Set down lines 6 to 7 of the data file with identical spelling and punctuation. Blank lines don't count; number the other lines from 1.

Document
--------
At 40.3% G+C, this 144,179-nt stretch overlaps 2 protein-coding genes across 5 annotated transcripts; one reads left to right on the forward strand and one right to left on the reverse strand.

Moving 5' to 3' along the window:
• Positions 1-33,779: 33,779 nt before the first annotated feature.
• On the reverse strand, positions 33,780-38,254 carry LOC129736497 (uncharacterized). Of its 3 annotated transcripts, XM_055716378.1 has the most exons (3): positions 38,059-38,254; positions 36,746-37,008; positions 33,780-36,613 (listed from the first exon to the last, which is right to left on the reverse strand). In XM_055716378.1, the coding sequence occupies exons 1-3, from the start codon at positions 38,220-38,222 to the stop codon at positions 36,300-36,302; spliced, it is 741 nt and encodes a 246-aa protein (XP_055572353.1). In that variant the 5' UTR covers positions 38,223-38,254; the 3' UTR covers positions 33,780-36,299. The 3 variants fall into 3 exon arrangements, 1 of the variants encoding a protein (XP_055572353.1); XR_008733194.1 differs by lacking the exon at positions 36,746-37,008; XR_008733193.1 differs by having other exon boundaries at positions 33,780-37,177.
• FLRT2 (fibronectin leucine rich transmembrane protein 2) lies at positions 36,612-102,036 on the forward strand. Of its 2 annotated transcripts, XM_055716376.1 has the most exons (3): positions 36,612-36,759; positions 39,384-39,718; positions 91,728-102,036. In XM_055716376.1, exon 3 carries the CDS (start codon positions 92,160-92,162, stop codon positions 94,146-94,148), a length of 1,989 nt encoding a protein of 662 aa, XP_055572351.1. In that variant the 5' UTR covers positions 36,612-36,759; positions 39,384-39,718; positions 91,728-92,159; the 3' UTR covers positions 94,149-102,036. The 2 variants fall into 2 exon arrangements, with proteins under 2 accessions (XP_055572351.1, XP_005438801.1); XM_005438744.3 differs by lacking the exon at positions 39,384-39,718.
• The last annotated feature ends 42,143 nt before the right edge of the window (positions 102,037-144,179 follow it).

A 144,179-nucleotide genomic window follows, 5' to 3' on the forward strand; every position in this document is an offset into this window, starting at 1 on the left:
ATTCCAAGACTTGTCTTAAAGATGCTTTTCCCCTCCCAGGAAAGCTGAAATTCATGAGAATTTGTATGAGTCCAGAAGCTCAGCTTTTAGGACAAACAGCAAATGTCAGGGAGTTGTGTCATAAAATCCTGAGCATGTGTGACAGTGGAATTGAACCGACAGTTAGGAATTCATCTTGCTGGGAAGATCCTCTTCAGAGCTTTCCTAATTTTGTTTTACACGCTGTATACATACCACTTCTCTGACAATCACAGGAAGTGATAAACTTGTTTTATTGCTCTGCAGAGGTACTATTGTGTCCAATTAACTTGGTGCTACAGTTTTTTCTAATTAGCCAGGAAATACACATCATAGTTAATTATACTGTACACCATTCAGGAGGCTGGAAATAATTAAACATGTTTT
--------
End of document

• The last annotated feature ends 42,143 nt before the right edge of the window (positions 102,037-144,179 follow it).

A 144,179-nucleotide genomic window follows, 5' to 3' on the forward strand; every position in this document is an offset into this window, starting at 1 on the left: